Reed Smith Client Alerts

Since a 2016 Texas federal court decision enjoined the Department of Labor (DOL) from implementing a final rule intended to raise the salary threshold for certain exempt employees from $455 per week to $913 per week, employers have been waiting to see what the DOL would do next. On Thursday, the DOL issued a Notice of Proposed Rulemaking (NPRM) that – though not as drastic – again seeks to raise the threshold.

Authors: Mark D. Temple Paige Taylor Bennett

Under the Fair Labor Standards Act (FLSA), exemption from minimum wage and overtime pay requirements for executive, administrative, professional, outside sales, and computer employees requires, in part, a minimum salary of $455 per week. That has been the rule since 2004. In May 2016, the DOL issued a final rule, increasing the threshold for these “white collar” employees to $913 per week. The final rule would have become law in December 2016 if a court had not intervened.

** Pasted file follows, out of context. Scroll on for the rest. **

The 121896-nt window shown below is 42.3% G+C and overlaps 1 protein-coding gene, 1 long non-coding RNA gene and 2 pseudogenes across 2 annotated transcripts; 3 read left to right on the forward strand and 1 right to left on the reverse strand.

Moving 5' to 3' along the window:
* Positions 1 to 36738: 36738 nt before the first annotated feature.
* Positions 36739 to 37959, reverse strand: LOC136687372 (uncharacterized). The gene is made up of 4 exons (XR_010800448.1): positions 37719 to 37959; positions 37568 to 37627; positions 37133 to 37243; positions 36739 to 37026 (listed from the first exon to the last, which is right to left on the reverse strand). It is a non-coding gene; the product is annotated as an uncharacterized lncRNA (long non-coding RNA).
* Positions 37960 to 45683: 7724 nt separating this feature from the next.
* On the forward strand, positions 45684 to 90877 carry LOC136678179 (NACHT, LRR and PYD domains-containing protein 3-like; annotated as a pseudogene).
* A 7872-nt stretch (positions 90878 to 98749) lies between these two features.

Six months after the DOL published the 2016 final rule, a federal judge in Texas shot it down, holding that the DOL overstepped its authority, particularly with regard to a provision of the final rule that implemented an “automatic mechanism” for increasing the threshold every three years, starting on January 1, 2020. An appeal has been held in abeyance while the DOL reassessed its position, including taking public comments through a Request for Information (RFI) process. The DOL finally issued a new NPRM on March 7, 2019.